Frames are a stable, possibly redundant, representation of signals.

It is a generalization of the concept of basis in a linear space.

A frame is a family of vectors which can represent any finite energy signal by the sequence of its inner products with the vectors of the family. However, it may be possible that not all sequences of reals represent an finite energy signal. Oversampling is an example of a represention of signals in a frame. One can see that not all sequences of values may represent a sequence of samples. In general, frames are a stable and redundant representation of signals.


A family of vectors in a Hilbert space H is a frame of H if there are two constants A>0 and B>0 such that, for any f in H,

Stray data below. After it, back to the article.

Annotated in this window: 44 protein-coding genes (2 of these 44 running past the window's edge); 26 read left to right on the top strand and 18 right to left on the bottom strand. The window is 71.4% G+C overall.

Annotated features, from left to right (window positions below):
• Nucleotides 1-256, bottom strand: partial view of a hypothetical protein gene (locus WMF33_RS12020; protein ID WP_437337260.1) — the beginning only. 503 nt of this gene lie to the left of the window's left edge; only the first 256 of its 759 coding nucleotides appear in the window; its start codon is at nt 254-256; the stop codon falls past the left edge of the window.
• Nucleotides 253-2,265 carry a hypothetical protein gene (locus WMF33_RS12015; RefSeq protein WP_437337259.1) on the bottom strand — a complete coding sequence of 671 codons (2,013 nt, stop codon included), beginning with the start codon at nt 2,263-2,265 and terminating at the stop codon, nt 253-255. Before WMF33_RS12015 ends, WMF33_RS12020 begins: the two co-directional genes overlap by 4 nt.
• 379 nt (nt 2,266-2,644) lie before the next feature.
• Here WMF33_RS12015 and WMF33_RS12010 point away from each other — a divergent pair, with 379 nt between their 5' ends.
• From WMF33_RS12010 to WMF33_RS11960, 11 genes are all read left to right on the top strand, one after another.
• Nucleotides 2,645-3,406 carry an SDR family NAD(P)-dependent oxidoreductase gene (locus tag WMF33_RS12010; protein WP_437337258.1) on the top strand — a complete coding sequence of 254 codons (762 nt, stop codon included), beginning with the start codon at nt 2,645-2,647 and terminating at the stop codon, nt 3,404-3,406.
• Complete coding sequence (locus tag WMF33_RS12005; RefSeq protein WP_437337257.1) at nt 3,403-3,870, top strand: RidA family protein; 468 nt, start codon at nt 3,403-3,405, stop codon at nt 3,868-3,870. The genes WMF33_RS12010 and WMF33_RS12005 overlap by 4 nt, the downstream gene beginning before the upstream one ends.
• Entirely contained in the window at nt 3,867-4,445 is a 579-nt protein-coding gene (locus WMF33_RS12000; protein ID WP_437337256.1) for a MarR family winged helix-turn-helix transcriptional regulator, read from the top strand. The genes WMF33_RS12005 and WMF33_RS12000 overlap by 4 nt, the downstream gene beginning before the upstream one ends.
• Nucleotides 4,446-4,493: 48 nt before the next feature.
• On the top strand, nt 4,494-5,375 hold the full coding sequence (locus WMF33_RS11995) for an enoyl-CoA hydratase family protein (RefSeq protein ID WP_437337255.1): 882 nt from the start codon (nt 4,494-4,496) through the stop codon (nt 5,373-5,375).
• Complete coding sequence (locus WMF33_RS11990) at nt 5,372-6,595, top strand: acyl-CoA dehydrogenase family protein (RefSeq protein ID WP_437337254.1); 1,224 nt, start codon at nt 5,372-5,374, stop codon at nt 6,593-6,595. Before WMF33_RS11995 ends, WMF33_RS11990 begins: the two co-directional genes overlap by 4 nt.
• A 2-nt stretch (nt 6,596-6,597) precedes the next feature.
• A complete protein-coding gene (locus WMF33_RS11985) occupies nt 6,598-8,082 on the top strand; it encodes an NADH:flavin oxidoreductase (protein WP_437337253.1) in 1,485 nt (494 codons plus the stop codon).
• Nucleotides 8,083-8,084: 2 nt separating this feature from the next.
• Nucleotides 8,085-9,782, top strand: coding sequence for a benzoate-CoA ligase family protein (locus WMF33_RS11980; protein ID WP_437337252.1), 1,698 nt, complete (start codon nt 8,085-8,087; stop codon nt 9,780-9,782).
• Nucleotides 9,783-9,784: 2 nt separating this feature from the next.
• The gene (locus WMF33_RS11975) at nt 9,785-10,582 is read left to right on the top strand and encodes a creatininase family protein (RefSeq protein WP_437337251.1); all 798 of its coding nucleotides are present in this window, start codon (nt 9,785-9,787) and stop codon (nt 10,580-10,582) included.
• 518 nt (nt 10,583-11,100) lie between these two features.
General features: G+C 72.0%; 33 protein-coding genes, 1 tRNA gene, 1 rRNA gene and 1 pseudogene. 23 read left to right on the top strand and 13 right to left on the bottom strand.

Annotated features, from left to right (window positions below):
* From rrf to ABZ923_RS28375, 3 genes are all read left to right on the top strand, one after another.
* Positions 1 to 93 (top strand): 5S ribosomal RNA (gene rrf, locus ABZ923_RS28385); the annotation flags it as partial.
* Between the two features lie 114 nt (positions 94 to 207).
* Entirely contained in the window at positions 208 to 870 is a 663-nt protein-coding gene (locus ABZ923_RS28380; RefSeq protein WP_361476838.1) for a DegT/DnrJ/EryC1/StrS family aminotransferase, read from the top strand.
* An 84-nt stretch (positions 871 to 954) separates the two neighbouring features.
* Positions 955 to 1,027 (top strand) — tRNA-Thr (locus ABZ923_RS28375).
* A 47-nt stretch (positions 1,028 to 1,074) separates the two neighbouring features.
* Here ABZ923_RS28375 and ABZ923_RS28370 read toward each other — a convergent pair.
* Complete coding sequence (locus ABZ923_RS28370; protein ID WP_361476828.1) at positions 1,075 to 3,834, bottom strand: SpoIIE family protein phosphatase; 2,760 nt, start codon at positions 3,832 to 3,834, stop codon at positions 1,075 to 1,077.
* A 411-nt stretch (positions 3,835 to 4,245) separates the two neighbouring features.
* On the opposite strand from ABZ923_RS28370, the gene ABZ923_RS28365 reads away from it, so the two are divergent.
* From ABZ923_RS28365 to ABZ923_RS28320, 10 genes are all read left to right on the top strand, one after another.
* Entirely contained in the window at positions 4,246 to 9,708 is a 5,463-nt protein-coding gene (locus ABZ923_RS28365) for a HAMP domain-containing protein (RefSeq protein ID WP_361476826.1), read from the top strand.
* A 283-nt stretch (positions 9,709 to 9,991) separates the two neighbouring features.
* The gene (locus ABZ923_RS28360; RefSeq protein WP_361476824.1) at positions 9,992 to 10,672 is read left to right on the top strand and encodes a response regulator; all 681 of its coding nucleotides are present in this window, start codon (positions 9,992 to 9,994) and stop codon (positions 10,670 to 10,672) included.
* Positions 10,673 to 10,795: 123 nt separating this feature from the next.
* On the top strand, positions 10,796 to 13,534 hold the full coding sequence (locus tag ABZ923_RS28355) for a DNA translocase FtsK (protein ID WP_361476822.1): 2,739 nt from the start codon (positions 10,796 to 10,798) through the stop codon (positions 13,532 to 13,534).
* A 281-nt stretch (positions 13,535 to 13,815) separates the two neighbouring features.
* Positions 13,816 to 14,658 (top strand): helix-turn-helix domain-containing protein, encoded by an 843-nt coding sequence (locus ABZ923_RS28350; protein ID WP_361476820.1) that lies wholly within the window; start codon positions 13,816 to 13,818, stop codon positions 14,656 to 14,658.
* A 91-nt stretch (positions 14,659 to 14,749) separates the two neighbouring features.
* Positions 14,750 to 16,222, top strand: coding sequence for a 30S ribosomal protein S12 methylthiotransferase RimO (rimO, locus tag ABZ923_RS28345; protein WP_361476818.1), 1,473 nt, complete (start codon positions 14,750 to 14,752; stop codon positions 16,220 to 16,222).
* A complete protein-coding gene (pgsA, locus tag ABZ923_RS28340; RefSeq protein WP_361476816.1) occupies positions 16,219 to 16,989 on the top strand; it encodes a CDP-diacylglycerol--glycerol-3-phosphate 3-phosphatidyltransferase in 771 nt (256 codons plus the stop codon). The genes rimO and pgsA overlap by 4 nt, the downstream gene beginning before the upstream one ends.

If A=B, the frame is said to be tight.

A Riesz basis is a frame whose vectors are linearly independant.

Example: consider a family of three vectors in the plane which are obtained by succesive rotations of a third of turn of one vector. This family is a tight frame of the plane, with A=B=3/2.


The frame vectors are supposed to be of unit norm.

If the frame vectors are independent, then A<=1<=B. The frame is then an orthonormal basis if and only if A=B=1. If A>1, then the frame is redundant. A finite family is always a frame of the linear space that it generates.

Pseudo Inverse

U denotes the operateur which transforms a signal f into the sequence of its frame inner products.

U has one or an infinity of left inverses.

The pseudo-inverse of U is the left inverse of U which is zero on the orthogonal complement of the image of U. It is the minimum norm left inverse.

It is used to build a signal approximation from any sequence of real numbers. The computation of (U*U)-1f can be performed by a conjugate gradient algorithm.

Dual Frame

The image of the frame through (U*U)-1 is a frame called the dual frame. For any f in H,


If the original frame is a Riesz basis, then the two frames form a biorthogonal basis system, that is

Windowed Fourier Frames and Wavelet Frames